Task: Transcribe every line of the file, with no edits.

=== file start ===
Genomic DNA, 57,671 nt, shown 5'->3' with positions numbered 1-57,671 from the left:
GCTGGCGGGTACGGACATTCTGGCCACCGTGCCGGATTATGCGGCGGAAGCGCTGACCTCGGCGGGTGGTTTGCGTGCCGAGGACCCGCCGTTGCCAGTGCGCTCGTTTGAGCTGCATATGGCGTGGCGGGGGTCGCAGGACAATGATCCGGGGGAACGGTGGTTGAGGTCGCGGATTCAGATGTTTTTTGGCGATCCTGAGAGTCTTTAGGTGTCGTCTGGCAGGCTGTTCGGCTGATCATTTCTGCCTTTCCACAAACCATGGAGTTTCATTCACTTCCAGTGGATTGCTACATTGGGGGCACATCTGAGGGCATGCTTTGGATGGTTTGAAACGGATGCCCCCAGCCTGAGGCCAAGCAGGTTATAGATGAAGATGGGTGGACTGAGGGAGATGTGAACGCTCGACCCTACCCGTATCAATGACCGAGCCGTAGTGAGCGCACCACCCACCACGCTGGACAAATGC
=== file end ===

Genomic DNA, 57,671 nt, shown 5'->3' with positions numbered 1-57,671 from the left:
GCTGGCGGGTACGGACATTCTGGCCACCGTGCCGGATTATGCGGCGGAAGCGCTGACCTCGGCGGGTGGTTTGCGTGCCGAGGACCCGCCGTTGCCAGTGCGCTCGTTTGAGCTGCATATGGCGTGGCGGGGGTCGCAGGACAATGATCCGGGGGAACGGTGGTTGAGGTCGCGGATTCAGATGTTTTTTGGCGATCCTGAGAGTCTTTAGGTGTCGTCTGGCAGGCTGTTCGGCTGATCATTTCTGCCTTTCCACAAACCATGGAGTTTCATTCACTTCCAGTGGATTGCTACATTGGGGGCACATCTGAGGGCATGCTTTGGATGGTTTGAAACGGATGCCCCCAGCCTGAGGCCAAGCAGGTTATAGATGAAGATGGGTGGACTGAGGGAGATGTGAACGCTCGACCCTACCCGTATCAATGACCGAGCCGTAGTGAGCGCACCACCCACCACGCTGGACAAATGC